March of the rainbow mixers

At yesterday’s national dinner of the lgbt advocacy organization HRC (Human Rights Campaign) at the Washington Convention Center: Hillary Rodham Clinton, Amazon CEO Jeff Bezos, tennis star Billie Jean King, the band DNCE, Gold Star father Khizr Khan, actress Uzo Aduba, U.S. Senator Kamala D. Harris — and, among the items at the silent auction, this array of KitchenAid stand mixers (donated by Whirlpool, the parent corporation of KitchenAid):

(#1) The Pride flag done in KitchenAid mixers (photo by Amanda Walker)

So many kinds of interest here: the lgbt angle (twice, in the HRC event itself, and then in the rainbow flag display); the food angle (the mixers are famously versatile in food preparation, especially, using a dough hook attachment, for kneading bread); the design angle (the mixers are sturdy, do their jobs well, are easy to use, and are handsome to look at); and the English lexicographic angle (in the culinary specialization of the agent noun mixer and in the compound stand mixer, and the related compound hand mixer).

On the company. from Wikipedia:

KitchenAid is an American home appliance brand owned by Whirlpool Corporation. The company was started in 1919 by The Hobart Corporation to produce stand mixers; the “H-5” was the first model introduced. The company faced stiff competition as rivals moved into this emerging market, and introduced its trademarked silhouette in the 1930s with the model “K”, the work of designer Egmont Arens. The brand’s stand mixers have changed little in design since, and attachments from the model “K” onwards are compatible with the modern machines. Dishwashers were the second product line to be introduced, in 1949.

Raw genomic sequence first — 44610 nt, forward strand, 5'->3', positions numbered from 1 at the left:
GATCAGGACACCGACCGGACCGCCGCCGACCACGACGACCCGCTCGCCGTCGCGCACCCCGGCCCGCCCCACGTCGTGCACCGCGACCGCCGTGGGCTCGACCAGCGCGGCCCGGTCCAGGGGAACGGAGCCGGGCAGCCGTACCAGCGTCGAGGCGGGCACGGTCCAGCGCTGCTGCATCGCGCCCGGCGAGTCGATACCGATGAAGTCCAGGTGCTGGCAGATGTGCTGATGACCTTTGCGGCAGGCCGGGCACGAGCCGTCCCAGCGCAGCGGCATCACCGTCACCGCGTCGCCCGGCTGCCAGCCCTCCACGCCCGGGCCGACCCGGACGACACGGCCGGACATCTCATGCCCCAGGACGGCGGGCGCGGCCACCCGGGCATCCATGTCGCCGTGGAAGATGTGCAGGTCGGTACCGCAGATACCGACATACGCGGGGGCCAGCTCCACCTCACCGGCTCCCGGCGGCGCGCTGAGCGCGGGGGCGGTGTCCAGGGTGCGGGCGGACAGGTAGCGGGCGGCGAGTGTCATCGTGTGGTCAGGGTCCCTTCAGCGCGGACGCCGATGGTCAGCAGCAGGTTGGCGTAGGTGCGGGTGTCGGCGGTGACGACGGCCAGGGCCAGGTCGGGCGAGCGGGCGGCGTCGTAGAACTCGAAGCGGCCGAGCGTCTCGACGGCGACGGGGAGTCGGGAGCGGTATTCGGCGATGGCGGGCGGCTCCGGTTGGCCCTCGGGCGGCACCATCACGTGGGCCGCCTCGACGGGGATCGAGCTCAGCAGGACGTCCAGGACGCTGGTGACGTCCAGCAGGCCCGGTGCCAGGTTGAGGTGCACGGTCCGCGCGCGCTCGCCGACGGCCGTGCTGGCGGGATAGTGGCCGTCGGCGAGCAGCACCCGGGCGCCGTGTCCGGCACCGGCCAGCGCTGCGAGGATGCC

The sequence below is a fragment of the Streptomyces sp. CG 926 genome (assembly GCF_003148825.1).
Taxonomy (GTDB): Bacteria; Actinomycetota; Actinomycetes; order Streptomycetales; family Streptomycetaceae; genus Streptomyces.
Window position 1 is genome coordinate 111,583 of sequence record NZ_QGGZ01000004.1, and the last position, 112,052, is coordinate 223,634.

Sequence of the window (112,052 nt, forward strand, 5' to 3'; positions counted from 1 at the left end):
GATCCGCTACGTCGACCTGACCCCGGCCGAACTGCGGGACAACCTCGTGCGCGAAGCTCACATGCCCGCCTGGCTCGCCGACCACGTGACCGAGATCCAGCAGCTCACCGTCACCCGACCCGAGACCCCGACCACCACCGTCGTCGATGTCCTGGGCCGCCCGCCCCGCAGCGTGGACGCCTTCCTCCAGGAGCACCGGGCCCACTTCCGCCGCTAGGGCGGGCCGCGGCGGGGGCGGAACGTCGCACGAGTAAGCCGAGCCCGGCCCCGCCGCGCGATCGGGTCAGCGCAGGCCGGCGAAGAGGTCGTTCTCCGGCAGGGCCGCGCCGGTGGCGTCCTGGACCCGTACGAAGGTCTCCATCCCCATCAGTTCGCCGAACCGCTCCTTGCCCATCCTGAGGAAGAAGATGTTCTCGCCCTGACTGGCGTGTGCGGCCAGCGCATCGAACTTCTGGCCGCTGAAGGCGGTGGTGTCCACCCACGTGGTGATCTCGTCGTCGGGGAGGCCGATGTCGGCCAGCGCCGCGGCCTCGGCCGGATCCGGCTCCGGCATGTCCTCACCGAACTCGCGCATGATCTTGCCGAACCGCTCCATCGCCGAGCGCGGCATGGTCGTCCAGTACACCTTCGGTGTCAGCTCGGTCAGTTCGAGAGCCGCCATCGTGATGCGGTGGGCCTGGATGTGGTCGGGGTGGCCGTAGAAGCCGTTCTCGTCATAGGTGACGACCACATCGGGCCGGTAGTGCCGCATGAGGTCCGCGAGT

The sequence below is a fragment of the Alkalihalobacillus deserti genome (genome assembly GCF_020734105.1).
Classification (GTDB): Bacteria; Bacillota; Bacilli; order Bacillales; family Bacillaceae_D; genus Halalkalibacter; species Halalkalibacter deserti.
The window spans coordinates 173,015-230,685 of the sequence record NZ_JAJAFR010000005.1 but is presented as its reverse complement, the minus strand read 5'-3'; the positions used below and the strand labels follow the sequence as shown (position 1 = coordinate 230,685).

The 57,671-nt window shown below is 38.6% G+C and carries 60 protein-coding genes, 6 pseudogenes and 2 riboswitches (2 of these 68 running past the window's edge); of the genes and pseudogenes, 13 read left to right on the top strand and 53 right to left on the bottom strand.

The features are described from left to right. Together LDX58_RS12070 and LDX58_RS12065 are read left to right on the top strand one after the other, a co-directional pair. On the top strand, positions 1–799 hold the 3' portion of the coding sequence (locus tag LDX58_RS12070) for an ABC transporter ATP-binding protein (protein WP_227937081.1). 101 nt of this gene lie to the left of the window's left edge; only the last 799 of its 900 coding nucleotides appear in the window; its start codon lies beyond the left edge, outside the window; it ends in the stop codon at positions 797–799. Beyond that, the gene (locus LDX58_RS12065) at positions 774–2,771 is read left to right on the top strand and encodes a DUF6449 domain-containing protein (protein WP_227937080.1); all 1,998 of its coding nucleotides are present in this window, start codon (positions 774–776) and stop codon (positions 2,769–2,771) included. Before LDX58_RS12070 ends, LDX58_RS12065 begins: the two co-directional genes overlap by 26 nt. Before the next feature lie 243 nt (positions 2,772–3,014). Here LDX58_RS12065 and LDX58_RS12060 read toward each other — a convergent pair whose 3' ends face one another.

There are a number of models, differing in a variety of features and ranging in cost from around $200 to over $500. Some models are available in only a few colors, but one model comes in 22 colors and another in over 10.

Linguistc notes. There are a number of NOAD2 subentries for mixer, including this general one, with a culinary specialization noted:

noun mixer: (often with modifier) a machine or device for mixing things [a cement mixer, for example, as in Slim Galliard’s song “Cement Mixer (Put-Ti-Put-Ti)”, aka “Cement Mixer, Putty Putty”], especially an electrical appliance for mixing foods: a food mixer.

Note the specialization in several dimensions here: an electrical device (not a hand-operated device, like a (rotary) (egg)beater or a whisk), specifically for mixing foods (that is, foodstuffs).

(#2) An OXO egg beater, easy to grip

Then there are the N + N compounds — food mixer (a synthetic compound, incorporating the object of the verb mix); electric mixer, explicitly distinguishing mixers from beaters; and in commercial (semi-technical) use, two subsective compounds with mixer ‘food mixer’ as the head noun, N2: hand mixer ‘mixer held in the hand’ (#3 below) and stand mixer ‘mixer incorporating a supporting stand’ (#1 above).

(#3) A KitchenAid hand mixer, in Empire Red

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